“A typical shop rate range is about $150 an hour for a machine that costs $100,000,” says Lynch. “In terms of downtime, a good rule of thumb is to do some simple calculations: Say your shop rate is about $120 an hour, so every minute your machine is not running costs about $2 per minute.”

And don’t forget, your machinist who has been away from his core role and is chasing parts is part of the shop rate equation. If your rate is closer to $150 an hour, the cost would be $2.50 a minute. It starts to add up.

Some job shops might only be assigning a $30 or $35 per hour shop rate and are not factoring in the cost of the longevity of the machine, Lynch explains. If that machine reaches its end of life and you have not been factoring in the funding for a new machine in your shop rate, well, you may not have the finances to pay for the down payment of a new one.

Factor the Downtime in Your Shop Rate When Calculating Manufacturing Shop Rate

So, back to our machine scenario dilemma: The shop supervisor is not happy—and you’ve lost at least a third of the day—if not more in production. All that time wasted and you still need to fix the door—and get the programmable machine back up and making new parts—which requires a watchful eye to keep the quality there.

“It is very common in my experience to see that the calculations used to determine what time goes into the maintenance or setup of a machine are off by a factor of three to five times,” says Lynch. “Companies are often deceiving themselves here … When they walk the shop floor, they are not looking enough at all the spindles not running or machinists in the storeroom away from their core jobs trying to find parts. The costs add up.”

There was the time looking for parts in the storeroom. There was time asking about the parts order and its location with purchasing. Then, there was the time looking for it again, asking around the floor—and the time to get approval for the petty cash and approval to head to the hardware store. Not to mention, there was time in the hardware store and the driving. And do not forget about the time lost in the machine that was running and making defective parts.

“[T]here is the issue of diverting highly paid maintenance personnel from repairs and planned maintenance activities,” notes Supply Chain Management Review in its article “The Case for Managing MRO Inventory.” “Having them carry out materials management work is not the best use of their skills and time. I’ve heard more than one plant manager complaining about maintenance staff sitting in an office talking to vendors, and in the same breath, groaning about equipment downtime.”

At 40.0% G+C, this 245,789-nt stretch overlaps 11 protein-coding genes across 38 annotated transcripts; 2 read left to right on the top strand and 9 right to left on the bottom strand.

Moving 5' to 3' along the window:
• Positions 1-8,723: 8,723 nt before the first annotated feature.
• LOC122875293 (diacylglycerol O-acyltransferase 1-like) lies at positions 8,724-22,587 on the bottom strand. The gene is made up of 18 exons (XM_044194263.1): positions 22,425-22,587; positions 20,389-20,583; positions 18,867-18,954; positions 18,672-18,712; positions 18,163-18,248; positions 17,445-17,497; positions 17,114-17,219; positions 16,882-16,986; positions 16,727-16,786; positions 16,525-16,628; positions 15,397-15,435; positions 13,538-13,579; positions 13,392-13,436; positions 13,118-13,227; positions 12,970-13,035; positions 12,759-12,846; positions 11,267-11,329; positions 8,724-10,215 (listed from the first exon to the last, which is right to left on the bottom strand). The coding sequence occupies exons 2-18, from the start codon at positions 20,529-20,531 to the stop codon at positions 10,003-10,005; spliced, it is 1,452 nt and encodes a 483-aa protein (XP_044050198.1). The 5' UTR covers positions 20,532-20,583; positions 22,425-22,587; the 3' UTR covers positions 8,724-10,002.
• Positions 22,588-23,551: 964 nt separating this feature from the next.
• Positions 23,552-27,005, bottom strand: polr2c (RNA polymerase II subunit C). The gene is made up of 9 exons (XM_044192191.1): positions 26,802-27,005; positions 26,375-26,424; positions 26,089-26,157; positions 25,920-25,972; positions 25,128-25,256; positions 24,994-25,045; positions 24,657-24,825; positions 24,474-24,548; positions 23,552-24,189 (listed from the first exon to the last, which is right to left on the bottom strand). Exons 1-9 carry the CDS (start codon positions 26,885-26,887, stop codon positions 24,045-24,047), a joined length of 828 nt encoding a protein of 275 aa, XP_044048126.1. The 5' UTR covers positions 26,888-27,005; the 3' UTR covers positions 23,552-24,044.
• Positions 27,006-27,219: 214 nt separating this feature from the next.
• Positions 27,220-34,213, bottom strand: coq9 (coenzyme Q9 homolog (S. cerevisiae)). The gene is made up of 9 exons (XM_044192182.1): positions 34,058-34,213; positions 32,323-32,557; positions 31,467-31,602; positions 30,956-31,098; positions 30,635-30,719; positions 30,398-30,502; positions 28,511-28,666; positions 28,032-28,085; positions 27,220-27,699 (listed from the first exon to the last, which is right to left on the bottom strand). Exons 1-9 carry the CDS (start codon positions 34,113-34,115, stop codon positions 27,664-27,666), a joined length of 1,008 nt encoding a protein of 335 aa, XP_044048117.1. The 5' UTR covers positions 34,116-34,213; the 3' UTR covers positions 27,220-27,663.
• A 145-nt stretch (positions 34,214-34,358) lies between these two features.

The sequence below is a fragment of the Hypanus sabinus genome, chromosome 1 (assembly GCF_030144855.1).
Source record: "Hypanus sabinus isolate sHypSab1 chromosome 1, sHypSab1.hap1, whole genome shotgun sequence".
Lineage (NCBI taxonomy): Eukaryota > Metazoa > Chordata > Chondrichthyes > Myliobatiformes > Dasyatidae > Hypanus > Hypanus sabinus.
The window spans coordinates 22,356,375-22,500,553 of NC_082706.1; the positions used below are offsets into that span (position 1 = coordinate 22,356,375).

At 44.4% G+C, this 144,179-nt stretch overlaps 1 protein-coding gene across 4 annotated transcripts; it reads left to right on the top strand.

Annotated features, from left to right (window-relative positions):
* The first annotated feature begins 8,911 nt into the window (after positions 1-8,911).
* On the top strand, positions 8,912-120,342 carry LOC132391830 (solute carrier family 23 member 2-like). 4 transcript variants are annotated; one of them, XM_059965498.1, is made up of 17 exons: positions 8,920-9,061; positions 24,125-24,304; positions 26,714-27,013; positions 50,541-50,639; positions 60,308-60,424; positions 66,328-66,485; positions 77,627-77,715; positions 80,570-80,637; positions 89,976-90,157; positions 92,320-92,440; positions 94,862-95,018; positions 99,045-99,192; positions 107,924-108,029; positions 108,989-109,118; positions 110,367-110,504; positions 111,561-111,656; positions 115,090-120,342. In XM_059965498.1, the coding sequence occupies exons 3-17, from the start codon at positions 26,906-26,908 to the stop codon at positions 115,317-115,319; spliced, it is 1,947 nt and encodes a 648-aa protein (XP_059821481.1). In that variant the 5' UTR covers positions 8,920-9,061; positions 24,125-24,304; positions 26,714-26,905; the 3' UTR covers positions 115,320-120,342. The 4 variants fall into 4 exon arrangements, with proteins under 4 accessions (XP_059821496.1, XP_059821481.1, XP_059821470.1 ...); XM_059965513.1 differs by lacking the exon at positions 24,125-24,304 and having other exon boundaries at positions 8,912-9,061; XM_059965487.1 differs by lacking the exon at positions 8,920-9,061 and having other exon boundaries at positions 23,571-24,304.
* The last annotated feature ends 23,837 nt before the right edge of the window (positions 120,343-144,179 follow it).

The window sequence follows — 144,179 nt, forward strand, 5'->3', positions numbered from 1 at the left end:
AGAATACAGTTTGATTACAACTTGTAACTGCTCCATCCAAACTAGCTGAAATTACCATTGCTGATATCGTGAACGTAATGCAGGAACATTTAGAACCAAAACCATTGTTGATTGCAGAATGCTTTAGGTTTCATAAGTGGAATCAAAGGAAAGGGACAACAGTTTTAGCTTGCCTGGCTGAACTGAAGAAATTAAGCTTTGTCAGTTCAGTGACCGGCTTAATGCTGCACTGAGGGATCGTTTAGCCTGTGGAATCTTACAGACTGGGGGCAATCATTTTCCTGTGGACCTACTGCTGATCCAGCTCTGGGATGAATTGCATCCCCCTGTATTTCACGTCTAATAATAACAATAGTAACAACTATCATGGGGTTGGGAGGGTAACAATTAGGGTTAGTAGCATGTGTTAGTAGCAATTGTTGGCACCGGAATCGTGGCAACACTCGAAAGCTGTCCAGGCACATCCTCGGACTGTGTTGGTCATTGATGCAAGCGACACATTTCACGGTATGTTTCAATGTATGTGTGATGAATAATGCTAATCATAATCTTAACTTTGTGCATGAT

Remember, people downtime could very well mean machine downtime. They often go hand in hand.


“Companies are often deceiving themselves here … When they walk the shop floor, they are not looking enough at all the spindles not running or machinists in the storeroom away from their core jobs trying to find parts. The costs add up.”
Mike Lynch
President, CNC Concepts Inc.

Options for Keeping Machinists and Operators Productive

Whether by organized storeroom solutions such as vending systems or by the complete outsourcing of inventory management to someone whose sole job is to manage your MRO and low-cost parts’ needs, there are real options for ensuring machinists and production employees stay true to their core role. Ultimately, your manufacturing operation will be measured on its ability to hit its delivery targets to paying customers.

“The solution to real on-time delivery rests with an agreement to have the supplier inventory on-site to control designated SKUs in the quantity required to eliminate downtime and idle workers,” writes George Krauter, MRO expert and founder and former president of Industrial Systems Associates, in the article “From Supplier to Tool Crib: Mastering On-Time Delivery of MRO.”

While some downtime for routine maintenance is expected, plant management will be focused on keeping lead time and delivery dates intact—which requires MRO parts be managed more intently than they might be otherwise. As Krauter goes on to note in the same article: “The optimum MRO supply situation is to have a mutually profitable agreement with all plant disciplines and with all members of the supply chain to provide needed parts in the location where they are consumed.”

Talk to Us!

Great article. In all departments, it pays to be organized and communicate, that is the key.


Thanks Roxanne! We appreciate the feedback.